Homeowner’s insurance typically covers damage caused by fire, lightning, vehicles, windstorms, and several other perils, but it does not cover everything. For example, it does not cover damage caused by flooding. Too many people fail to consider this; more than 40 percent of New Orleans homes damaged by Hurricane Katrina lacked flood insurance, and the insured rate was higher there than in other affected areas. Homeowners who live near ponds, creeks, lakes or oceans should give serious consideration to buying flood insurance from the National Flood Insurance Program, and even those who do not live near water should think about it. Officials with the NFIP estimate that one in four flood claims occurs in low- to moderate-risk areas.

Other perils that the policy may not cover include earthquakes, mudslides, mold infestations, and gradual rotting of building components. Homeowners in areas with frequent seismic activity should consider separate coverage for earthquakes and other types of earth movement.

The amount of insurance and the scope of the coverage have a major impact on the policy’s cost, but another influential factor is the deductible — the amount the homeowner pays out of pocket before the company pays. Higher deductibles result in lower premiums because the company is spared the expense of handling small losses that fall below the deductible. Each homeowner must decide the deductible amount that she can comfortably afford. Since homeowners often pay insurance premiums for many years without suffering a loss, the savings from the higher deductible discount may well offset the higher out-of-pocket expense if a loss occurs.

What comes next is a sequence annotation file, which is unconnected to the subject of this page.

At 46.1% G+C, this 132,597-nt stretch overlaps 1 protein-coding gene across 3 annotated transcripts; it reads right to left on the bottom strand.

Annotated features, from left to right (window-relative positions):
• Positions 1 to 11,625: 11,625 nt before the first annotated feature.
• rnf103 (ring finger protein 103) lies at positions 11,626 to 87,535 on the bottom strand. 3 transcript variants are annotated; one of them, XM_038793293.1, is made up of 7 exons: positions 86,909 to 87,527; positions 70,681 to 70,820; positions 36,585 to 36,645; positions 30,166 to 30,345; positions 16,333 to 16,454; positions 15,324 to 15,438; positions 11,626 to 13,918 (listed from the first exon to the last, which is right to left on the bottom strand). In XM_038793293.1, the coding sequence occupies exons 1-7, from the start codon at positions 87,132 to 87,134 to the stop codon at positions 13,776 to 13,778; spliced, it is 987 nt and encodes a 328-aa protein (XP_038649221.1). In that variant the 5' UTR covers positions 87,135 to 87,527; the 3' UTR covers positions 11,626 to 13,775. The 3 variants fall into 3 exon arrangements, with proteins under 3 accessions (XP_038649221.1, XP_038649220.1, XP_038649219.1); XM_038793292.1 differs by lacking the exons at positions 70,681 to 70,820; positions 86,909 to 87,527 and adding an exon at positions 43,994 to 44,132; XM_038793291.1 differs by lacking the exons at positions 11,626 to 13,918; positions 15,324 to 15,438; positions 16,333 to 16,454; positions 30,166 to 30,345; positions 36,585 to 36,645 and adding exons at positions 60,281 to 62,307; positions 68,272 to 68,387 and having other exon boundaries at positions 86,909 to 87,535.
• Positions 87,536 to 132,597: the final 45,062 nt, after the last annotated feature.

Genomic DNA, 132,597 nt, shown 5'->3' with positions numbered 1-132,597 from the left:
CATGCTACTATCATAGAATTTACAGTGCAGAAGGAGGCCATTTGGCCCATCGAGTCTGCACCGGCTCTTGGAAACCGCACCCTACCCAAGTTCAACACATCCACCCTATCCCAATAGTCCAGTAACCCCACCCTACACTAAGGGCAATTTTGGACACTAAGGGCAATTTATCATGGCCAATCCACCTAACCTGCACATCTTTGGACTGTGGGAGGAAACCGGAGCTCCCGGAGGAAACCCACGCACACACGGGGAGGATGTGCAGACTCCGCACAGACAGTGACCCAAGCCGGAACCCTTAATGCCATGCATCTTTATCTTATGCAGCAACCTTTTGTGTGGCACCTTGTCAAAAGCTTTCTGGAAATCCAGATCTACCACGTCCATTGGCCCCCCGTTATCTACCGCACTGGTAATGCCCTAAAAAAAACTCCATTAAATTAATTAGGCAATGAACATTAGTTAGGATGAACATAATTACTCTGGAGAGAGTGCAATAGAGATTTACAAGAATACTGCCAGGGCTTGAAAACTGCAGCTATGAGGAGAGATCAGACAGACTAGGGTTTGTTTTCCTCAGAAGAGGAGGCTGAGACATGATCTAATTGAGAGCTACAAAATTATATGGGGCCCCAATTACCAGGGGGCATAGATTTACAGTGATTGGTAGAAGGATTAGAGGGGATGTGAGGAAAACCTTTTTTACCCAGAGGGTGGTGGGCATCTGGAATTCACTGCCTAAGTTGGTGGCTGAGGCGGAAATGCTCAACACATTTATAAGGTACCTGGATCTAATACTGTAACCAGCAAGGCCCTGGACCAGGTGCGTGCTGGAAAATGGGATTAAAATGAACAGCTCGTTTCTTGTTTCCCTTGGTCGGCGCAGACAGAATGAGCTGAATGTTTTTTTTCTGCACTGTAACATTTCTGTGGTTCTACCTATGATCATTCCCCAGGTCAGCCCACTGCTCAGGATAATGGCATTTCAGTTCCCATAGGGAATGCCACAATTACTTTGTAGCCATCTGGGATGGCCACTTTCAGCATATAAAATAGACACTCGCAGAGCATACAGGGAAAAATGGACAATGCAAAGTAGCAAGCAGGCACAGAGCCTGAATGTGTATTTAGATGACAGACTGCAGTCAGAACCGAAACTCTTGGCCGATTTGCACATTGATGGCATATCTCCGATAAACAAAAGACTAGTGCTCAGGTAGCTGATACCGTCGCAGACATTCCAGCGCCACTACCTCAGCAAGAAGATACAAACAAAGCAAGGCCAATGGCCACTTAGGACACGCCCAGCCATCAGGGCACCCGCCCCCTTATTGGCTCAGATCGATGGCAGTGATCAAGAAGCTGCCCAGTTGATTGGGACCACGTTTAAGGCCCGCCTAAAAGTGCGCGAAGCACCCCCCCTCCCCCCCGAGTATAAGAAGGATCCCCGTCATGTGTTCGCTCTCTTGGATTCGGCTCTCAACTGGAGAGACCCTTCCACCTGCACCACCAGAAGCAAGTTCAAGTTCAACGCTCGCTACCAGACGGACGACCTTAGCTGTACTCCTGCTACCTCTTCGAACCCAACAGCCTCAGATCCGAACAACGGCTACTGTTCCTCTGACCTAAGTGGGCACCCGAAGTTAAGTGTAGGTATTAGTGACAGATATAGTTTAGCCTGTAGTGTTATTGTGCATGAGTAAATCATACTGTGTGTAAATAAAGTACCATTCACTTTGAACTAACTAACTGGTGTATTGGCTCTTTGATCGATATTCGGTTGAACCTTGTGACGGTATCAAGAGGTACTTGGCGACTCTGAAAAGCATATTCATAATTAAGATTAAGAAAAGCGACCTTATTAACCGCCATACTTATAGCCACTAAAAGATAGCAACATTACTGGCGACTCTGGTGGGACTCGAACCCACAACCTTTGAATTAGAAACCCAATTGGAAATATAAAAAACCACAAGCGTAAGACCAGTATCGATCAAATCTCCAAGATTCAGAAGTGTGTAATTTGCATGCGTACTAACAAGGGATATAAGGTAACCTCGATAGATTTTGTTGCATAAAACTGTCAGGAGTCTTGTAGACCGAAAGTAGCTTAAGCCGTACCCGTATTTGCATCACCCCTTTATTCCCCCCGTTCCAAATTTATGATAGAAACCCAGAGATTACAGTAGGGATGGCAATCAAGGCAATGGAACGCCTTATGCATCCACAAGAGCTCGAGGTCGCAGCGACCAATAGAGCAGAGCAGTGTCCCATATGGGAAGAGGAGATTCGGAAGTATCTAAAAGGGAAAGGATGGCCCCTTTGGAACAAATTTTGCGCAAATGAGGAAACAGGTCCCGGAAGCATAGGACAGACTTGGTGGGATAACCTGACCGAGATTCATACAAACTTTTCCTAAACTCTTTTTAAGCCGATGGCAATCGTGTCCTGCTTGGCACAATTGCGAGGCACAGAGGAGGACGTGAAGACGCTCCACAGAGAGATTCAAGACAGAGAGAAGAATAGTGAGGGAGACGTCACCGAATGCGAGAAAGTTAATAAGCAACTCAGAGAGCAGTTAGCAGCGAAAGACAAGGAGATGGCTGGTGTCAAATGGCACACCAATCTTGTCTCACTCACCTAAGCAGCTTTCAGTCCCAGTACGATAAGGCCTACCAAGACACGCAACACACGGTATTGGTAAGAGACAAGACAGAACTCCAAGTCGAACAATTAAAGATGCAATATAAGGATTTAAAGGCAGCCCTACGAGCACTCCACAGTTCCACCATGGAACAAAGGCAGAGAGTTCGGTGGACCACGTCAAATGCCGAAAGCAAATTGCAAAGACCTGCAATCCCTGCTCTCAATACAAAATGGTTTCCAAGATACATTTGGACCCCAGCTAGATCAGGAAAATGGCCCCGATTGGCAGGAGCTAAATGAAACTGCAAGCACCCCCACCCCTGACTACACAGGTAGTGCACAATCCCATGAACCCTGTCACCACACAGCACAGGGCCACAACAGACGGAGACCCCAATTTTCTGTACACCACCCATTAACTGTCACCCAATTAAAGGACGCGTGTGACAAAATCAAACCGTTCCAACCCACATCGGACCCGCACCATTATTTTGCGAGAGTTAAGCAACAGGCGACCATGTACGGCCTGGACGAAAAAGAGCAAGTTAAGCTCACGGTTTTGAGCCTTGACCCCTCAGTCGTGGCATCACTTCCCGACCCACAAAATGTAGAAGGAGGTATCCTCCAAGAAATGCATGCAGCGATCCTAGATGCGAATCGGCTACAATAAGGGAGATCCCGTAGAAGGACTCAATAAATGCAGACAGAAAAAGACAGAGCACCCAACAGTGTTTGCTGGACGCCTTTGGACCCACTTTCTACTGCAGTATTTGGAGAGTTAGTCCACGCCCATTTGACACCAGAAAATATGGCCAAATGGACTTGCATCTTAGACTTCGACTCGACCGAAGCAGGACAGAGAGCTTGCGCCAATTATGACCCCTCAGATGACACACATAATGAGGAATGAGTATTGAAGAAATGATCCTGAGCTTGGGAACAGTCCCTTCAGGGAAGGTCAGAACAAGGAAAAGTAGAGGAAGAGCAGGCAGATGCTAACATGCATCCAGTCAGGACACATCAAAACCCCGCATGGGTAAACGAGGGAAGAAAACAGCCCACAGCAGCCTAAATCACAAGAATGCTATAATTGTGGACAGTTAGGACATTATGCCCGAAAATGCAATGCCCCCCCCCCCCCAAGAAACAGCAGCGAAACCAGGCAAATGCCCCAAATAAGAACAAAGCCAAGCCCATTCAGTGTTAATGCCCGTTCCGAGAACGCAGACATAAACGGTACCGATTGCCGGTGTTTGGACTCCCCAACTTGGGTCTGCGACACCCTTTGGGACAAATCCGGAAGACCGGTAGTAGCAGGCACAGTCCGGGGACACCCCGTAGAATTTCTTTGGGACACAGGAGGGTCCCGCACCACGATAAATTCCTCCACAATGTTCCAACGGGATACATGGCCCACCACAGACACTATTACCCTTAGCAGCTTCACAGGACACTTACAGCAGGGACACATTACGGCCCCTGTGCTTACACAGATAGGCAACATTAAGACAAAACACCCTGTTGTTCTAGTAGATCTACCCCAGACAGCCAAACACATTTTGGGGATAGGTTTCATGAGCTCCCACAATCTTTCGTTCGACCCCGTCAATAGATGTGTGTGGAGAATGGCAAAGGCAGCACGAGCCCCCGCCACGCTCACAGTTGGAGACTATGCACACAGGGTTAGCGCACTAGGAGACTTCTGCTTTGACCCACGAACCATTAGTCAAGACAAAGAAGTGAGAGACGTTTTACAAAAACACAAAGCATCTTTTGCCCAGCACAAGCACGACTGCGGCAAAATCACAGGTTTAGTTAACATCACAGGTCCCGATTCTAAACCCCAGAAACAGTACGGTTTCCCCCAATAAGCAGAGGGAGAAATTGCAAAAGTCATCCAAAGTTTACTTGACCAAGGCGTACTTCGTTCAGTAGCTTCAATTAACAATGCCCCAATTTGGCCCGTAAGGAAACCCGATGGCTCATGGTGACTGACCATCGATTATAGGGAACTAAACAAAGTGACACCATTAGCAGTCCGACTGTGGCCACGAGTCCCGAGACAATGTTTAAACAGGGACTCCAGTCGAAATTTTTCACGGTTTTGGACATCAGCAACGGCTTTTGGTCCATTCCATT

There are several other considerations homeowners have when they buy insurance. Do you have expensive pieces of jewelry, collectibles, musical instruments or artwork? Do you run a business out of your home? Do you or your children own laptop computers? Are you a landlord? Do you own snowmobiles or boats? Operate a home day care center? You may need special coverage for all of these. To identify your coverage needs and determine the cost of insuring them, speak with a qualified insurance agent who insures many homes. She can present options and provide information about the financial strength of companies and their claims handling practices.

Homeowner’s insurance is not just another expense. It is a vital part of a homeowner’s financial plan. Take the time to make certain you have the right coverage at a reasonable cost.

Finding the Best Home Contractor for the Job

Let’s say you’re about to take on a house project, whether it’s a major kitchen renovation or a simple painting job, and you decide to hire a contractor. So, you flip through the phone book and call the first number you see listed under “Kitchen Remodeling” or “Painters.” Not so fast.

Many homeowners don’t realize that they are taking a huge risk when they hire just any contractor off the street. If you don’t do your homework, you could be exposing yourself to massive amounts of liability. What if a painter falls off his ladder and badly injures his back while painting your living room? What if a kitchen contractor hits a pipe and floods your home? Who will cover the lofty expenses associated with these types of accidents?

The thought of such a home improvement catastrophe is enough to send chills down any homeowner’s spine. This is why it’s so important to hire only licensed, insured, highly experienced contractors to work on your house project-no matter how big or small the job may be.

Here are a few rules of thumb for hiring a reliable contractor and limiting your liability:

Ask for recommendations

One of the best ways to find a dependable contractor is simply to ask your friends, family members, co-workers and neighbors. Ask everyone you know and trust if they can suggest a reputable contractor who did exceptional work for them. More than likely, if a friend was happy with a contractor, you will be too.

Avoid solicitors

Steer clear of contractors who go door-to-door or make cold calls in search of work. The best, most reliable contractors don’t have to resort to such solicitations.

Don’t fall for “limited time” offers

If a contractor quotes you a “limited time” project price that will increase if you don’t hire him immediately, run like the wind. This can be a sign that the contractor is dishonest or illegitimate.

Get it in writing

Don’t settle for verbal agreements. Request a written estimate that includes a detailed breakdown of the project costs, including materials and labor fees.